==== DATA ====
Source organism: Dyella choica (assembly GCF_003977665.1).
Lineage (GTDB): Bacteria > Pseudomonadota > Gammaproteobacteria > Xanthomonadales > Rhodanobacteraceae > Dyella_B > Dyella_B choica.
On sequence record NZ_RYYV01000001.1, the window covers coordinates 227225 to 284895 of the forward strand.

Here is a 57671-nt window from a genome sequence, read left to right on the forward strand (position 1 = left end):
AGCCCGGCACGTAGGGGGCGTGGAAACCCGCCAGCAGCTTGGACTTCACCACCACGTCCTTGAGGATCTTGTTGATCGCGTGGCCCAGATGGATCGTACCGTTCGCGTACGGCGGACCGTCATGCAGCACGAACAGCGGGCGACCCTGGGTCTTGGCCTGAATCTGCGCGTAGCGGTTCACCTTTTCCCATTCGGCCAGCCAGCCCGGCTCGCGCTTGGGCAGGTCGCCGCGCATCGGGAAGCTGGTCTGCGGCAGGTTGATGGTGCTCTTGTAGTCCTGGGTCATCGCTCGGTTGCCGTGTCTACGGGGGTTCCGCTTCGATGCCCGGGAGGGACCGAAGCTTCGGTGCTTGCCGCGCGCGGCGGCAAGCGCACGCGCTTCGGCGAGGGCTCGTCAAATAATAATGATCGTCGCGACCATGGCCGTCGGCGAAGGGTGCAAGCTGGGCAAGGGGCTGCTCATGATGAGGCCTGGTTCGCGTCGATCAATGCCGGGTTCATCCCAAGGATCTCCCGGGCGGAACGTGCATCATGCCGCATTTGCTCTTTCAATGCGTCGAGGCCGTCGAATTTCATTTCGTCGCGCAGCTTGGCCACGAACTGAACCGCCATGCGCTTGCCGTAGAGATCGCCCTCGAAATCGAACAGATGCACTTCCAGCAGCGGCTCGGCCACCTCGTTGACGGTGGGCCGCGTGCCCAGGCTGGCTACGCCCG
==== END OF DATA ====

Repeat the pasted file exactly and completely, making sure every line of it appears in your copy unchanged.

Source organism: Dyella choica (assembly GCF_003977665.1).
Lineage (GTDB): Bacteria > Pseudomonadota > Gammaproteobacteria > Xanthomonadales > Rhodanobacteraceae > Dyella_B > Dyella_B choica.
On sequence record NZ_RYYV01000001.1, the window covers coordinates 227225 to 284895 of the forward strand.

Here is a 57671-nt window from a genome sequence, read left to right on the forward strand (position 1 = left end):
AGCCCGGCACGTAGGGGGCGTGGAAACCCGCCAGCAGCTTGGACTTCACCACCACGTCCTTGAGGATCTTGTTGATCGCGTGGCCCAGATGGATCGTACCGTTCGCGTACGGCGGACCGTCATGCAGCACGAACAGCGGGCGACCCTGGGTCTTGGCCTGAATCTGCGCGTAGCGGTTCACCTTTTCCCATTCGGCCAGCCAGCCCGGCTCGCGCTTGGGCAGGTCGCCGCGCATCGGGAAGCTGGTCTGCGGCAGGTTGATGGTGCTCTTGTAGTCCTGGGTCATCGCTCGGTTGCCGTGTCTACGGGGGTTCCGCTTCGATGCCCGGGAGGGACCGAAGCTTCGGTGCTTGCCGCGCGCGGCGGCAAGCGCACGCGCTTCGGCGAGGGCTCGTCAAATAATAATGATCGTCGCGACCATGGCCGTCGGCGAAGGGTGCAAGCTGGGCAAGGGGCTGCTCATGATGAGGCCTGGTTCGCGTCGATCAATGCCGGGTTCATCCCAAGGATCTCCCGGGCGGAACGTGCATCATGCCGCATTTGCTCTTTCAATGCGTCGAGGCCGTCGAATTTCATTTCGTCGCGCAGCTTGGCCACGAACTGAACCGCCATGCGCTTGCCGTAGAGATCGCCCTCGAAATCGAACAGATGCACTTCCAGCAGCGGCTCGGCCACCTCGTTGACGGTGGGCCGCGTGCCCAGGCTGGCTACGCCCG